Both the current sultan’s daughter and his brother are posturing for the position and while a female sultan sounds empowering, it could just be about economics. As many commentators have pointed out, if the sultan’s daughter does indeed succeed him, she will keep and control all the family’s wealth, whereas if it passes to his brother then… well, you do the maths.
Speaking of economics and culture, New Naratif also has this piece about the Batak Mandailing of North Sumatra who may or may not have got their name from a kingdom known as ‘Bata’ in the 15th century.
One extremely poignant read from Malaysia this week is this piece in The Daily Beast which ties the case of missing Malaysian Airlines Flight 370 to former Prime Minister Najib, his wife Rosmah Mansor, and her now infamous collection of Hermes Birkin bags.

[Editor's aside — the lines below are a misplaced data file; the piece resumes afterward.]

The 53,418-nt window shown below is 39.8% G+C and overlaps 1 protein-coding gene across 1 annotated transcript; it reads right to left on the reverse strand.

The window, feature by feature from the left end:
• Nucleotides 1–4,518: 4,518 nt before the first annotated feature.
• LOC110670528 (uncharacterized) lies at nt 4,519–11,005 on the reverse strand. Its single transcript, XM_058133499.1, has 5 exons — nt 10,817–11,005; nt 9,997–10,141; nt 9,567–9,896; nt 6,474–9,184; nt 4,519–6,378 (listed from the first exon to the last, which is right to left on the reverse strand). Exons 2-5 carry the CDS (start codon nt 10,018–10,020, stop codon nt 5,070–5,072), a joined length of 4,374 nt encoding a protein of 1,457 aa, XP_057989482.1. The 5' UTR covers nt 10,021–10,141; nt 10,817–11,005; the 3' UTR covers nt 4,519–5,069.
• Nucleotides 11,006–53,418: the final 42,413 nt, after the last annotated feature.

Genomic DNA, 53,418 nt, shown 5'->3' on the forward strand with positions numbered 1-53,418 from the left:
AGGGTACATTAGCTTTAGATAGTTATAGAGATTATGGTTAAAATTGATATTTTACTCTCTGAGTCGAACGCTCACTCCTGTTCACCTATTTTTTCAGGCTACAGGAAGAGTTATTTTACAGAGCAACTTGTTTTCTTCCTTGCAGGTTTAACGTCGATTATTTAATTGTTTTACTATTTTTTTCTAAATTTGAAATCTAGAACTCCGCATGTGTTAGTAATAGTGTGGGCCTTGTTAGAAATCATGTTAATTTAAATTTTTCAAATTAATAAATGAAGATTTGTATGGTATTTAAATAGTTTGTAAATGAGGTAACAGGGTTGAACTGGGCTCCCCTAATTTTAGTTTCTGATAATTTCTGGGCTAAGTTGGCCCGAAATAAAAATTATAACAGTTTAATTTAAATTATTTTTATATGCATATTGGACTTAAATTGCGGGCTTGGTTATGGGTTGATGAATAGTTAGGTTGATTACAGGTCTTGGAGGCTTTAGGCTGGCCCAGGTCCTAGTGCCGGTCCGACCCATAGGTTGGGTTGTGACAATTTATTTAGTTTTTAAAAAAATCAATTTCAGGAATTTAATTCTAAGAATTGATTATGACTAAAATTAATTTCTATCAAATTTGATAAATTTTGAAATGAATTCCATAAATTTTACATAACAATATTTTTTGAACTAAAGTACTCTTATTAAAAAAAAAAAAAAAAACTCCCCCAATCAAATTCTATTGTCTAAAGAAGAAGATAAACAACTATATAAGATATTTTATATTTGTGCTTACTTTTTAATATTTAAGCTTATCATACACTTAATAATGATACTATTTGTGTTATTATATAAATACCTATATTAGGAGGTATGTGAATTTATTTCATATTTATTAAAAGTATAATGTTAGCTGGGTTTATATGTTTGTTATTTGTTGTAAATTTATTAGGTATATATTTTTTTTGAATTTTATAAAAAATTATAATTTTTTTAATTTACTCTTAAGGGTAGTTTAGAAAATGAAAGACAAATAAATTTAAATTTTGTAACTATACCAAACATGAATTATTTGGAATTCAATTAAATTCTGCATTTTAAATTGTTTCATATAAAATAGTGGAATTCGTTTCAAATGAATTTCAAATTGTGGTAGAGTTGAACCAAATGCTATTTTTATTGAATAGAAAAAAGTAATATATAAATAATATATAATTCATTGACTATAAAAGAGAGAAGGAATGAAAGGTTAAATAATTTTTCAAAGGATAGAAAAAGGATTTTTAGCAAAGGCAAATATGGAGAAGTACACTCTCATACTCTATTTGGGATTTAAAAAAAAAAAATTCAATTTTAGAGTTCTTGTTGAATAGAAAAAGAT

The search for the plane has been officially called off by the Malaysian authorities but, “Wherever the 239 victims of MH370 are entombed, they represent a comprehensive failure of the systems and people that were supposed to protect them from such an appalling fate.”
It seems public enquiries in Malaysia often fall short of expectations, as we discuss in this piece about Pastor Raymond Koh, “Disappeared In Malaysia”. The human rights commission’s enquiry into the disappearances is back on, though, so we hope for the best.
Over in Vietnam Mike Tatarski, who writes Vietnam Weekly, has this analysis: